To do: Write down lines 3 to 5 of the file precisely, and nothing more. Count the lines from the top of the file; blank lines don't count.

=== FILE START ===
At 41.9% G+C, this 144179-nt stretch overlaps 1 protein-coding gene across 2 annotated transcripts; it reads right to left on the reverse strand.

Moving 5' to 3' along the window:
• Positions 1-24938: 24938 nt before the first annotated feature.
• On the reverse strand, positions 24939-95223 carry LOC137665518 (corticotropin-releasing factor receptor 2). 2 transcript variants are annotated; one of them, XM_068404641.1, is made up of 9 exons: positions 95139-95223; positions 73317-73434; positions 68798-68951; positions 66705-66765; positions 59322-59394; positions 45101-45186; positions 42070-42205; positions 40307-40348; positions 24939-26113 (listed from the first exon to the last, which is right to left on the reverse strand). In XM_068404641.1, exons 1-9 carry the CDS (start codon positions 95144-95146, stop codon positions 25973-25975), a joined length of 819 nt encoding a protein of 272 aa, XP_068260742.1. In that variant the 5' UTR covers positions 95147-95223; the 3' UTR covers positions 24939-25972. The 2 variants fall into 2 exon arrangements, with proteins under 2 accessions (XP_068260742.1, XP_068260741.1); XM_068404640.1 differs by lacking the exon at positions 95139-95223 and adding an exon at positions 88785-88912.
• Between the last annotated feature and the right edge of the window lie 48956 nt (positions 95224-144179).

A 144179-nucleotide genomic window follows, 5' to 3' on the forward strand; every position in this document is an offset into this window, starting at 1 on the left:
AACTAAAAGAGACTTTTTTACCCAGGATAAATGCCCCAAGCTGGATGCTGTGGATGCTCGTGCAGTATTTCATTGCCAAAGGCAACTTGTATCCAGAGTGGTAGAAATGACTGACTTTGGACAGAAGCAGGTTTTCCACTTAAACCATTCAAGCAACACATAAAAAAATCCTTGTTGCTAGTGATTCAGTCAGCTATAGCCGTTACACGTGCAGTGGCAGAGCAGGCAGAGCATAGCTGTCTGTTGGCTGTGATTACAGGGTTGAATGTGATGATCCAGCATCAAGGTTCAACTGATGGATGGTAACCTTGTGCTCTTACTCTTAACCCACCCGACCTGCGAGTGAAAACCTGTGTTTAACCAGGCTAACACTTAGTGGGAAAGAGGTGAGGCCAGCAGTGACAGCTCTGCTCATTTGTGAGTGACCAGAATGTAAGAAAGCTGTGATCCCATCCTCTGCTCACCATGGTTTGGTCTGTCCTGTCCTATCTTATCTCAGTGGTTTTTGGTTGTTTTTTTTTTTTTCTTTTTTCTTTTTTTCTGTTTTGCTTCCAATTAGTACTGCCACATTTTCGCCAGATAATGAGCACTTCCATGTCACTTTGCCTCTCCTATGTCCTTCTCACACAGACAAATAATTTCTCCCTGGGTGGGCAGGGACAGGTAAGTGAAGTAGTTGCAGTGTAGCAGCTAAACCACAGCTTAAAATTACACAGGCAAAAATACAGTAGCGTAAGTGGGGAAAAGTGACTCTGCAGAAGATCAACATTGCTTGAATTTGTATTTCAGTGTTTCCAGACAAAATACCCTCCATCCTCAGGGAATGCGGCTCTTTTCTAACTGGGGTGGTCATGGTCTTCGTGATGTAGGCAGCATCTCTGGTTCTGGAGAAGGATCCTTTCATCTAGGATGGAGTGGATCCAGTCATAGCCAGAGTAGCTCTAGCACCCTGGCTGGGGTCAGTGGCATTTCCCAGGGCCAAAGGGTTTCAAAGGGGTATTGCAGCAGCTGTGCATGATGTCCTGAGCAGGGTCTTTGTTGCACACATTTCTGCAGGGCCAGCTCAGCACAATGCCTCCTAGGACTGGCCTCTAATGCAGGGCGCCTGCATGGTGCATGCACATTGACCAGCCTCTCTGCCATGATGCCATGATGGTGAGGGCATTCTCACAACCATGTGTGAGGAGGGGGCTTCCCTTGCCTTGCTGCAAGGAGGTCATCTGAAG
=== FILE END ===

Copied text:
• Positions 1-24938: 24938 nt before the first annotated feature.
• On the reverse strand, positions 24939-95223 carry LOC137665518 (corticotropin-releasing factor receptor 2). 2 transcript variants are annotated; one of them, XM_068404641.1, is made up of 9 exons: positions 95139-95223; positions 73317-73434; positions 68798-68951; positions 66705-66765; positions 59322-59394; positions 45101-45186; positions 42070-42205; positions 40307-40348; positions 24939-26113 (listed from the first exon to the last, which is right to left on the reverse strand). In XM_068404641.1, exons 1-9 carry the CDS (start codon positions 95144-95146, stop codon positions 25973-25975), a joined length of 819 nt encoding a protein of 272 aa, XP_068260742.1. In that variant the 5' UTR covers positions 95147-95223; the 3' UTR covers positions 24939-25972. The 2 variants fall into 2 exon arrangements, with proteins under 2 accessions (XP_068260742.1, XP_068260741.1); XM_068404640.1 differs by lacking the exon at positions 95139-95223 and adding an exon at positions 88785-88912.
• Between the last annotated feature and the right edge of the window lie 48956 nt (positions 95224-144179).